What ingredients are in vaccines? | The Vaccines Project, Episode 2


-Aluminum, formaldehyde,
dead viruses — Why would we put any of those
things in our children’s bodies? This is a legitimate question that many parents
ask about vaccines. So, what’s actually in them,
how are they made, and are the ingredients harmful? In the last episode, we learned
how the smallpox vaccine was made over 200 years ago. It was super effective and ended up eradicating
smallpox all over the globe. But the way it was produced, by taking pus
from one person or animal and giving it to another, was really crude compared to
the vaccines that came after it. I mean, ew. But the technology
got way more advanced. Take diphtheria. It’s a disease most people
in developed nations have never seen because of successful
vaccination programs. But through the 1800s,
it terrified American families. Diane Wendt from the
Smithsonian’s National Museum of American History
told me about it. -diphtheria’s an infectious
disease that’s caused by a bacteria. It was called “the scourge
of childhood” or even
“the grim scourge of childhood,” and “the strangling angel” was
another name for the disease. And part of what was really
scary about the disease is that the bacteria that gathers
and starts in the throat and everything produces a toxin. So, it’s poisoning the body, but it also kind of
kills off cells, and it produces this membrane, which they called
a pseudomembrane, which can actually close off
the throat and, basically,
asphyxiate a young child. diphtheria could be lethal,
and there was no way to cure it, though doctors had some
fairly gruesome ways to help children breathe. One was to perform a tracheotomy by making a hole
in their throat. Another was to insert
a breathing tube through the pseudomembrane. -You can see 1, 2,
and then we get 6, 7, 8, 9, and 10 to 12. And that’s actually the ages
of the kids that it was intended for. -That’s so heartbreaking. But things changed dramatically
in the 1890s with a new type of treatment. -Unlike smallpox, which the
treatment and the vaccine for smallpox
kind of arose out of an empirical
almost folk medicine, if you will,
this was a treatment that really came out
of what was scientific medicine in the new science
of bacteriology. -The treatment was called
“antitoxin,” and, essentially, it was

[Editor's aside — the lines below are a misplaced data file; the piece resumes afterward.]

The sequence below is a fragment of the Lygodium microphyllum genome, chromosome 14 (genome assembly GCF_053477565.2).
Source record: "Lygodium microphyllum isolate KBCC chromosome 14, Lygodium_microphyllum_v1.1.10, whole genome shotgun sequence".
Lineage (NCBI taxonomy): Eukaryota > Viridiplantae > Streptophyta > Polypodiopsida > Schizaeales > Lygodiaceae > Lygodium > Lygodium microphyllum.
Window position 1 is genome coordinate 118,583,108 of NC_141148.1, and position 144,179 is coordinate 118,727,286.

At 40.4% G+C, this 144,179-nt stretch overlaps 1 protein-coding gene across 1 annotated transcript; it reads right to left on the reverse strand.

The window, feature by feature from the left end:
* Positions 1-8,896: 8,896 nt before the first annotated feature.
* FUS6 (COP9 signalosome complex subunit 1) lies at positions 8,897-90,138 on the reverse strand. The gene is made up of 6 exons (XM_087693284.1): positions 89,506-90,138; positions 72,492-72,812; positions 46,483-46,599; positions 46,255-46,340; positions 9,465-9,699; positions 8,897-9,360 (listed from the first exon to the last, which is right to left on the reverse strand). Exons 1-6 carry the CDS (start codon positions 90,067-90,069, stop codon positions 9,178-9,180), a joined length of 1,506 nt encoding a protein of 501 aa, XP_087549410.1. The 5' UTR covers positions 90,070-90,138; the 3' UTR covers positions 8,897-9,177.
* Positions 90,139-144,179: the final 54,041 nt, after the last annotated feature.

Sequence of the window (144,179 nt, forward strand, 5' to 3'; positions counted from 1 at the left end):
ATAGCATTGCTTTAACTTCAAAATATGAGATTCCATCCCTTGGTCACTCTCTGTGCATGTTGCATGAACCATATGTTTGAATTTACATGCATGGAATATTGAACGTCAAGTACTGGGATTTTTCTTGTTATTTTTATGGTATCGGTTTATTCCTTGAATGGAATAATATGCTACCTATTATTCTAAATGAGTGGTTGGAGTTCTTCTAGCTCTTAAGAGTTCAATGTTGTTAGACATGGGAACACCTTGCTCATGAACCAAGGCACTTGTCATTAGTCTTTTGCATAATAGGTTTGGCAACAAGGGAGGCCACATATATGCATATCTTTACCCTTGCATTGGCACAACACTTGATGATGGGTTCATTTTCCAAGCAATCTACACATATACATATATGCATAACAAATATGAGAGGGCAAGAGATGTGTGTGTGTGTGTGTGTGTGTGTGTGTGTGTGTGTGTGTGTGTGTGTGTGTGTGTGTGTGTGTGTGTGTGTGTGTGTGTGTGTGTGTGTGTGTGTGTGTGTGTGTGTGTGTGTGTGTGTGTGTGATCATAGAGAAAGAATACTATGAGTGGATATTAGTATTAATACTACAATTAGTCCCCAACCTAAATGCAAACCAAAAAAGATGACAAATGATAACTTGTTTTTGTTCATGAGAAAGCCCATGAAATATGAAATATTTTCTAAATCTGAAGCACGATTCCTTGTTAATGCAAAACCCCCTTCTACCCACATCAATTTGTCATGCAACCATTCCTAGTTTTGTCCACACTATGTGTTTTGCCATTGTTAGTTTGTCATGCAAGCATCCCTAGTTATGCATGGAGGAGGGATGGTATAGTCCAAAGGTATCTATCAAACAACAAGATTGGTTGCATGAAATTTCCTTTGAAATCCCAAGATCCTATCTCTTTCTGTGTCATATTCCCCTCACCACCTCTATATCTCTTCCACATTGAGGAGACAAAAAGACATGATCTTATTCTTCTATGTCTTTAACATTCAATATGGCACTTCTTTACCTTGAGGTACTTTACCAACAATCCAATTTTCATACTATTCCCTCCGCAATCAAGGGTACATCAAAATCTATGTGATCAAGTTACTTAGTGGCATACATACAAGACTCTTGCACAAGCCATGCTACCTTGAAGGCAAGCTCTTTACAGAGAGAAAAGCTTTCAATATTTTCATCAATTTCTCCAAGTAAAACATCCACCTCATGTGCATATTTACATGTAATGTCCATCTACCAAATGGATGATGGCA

a preparation of antibodies that neutralized
the diphtheria toxin. It was made by injecting horses
with the toxin, waiting for them to build
an immune response, harvesting antibodies
from their blood, and giving those antibodies
to diphtheria patients. Now, I don’t want to minimize
the effect the bleeding had on the horses,
but know that horses are less affected by diphtheria
toxin than humans are, so they only developed
a low-grade fever. -The new treatment came out of
the bacteriology lab in Germany, and it was kind of announced
to most of the world in 1894, and there was so much demand
for it and so much excitement over it,
that, in the United States, the public health departments
immediately put things into force to try and start to make
this new treatment. -Now, antitoxin was a treatment,
but not a vaccine. It didn’t confer
long-term immunity because the patient’s own body wasn’t learning
how to make antibodies, but, eventually,
scientists figured out how to create an inactivated
form of the toxin called a “toxoid.” Toxoids could evoke an immune
response in a healthy person without making them sick,
so if the person ever encountered diphtheria
in the future, their immune system would know
which antibodies to produce. This is how most vaccines
today are made. We use toxoids or weak
or dead version of germs to bring on
an immune response. For example, diphtheria
and tetanus vaccines still use toxoids. The measles vaccine uses
a highly weakened form of the measles virus, and the polio vaccine
uses a dead virus. Now, here’s the thing. Toxoids are so harmless
that your body sometimes doesn’t bother
mounting an immune response. This was initially the case
with the diphtheria toxoid. It just didn’t make
the immune system angry enough. But back in the days
of the antitoxin treatment, scientists found that
when horses had a little inflammation
at their injection sites, they actually produced
more antitoxin. It was like the inflammation
hailed more immune cells to come check out
what’s going on. -They found that if you could
add some substances to these toxoids, you could kind of do
the same thing. You’d get a better immune
reaction from the body, and those are called
“adjuvants,” and they’re actually really
critical to vaccines today. -The adjuvant used in that
first diphtheria vaccine was the form of aluminum, which is still
in certain vaccines today. It’s not in the measles vaccine,
but it is in DTaP, which is one for diphtheria,
tetanus, and pertussis. The amount of aluminum, however,
is really small, and aluminum is in a lot
of other products we consume, including antacids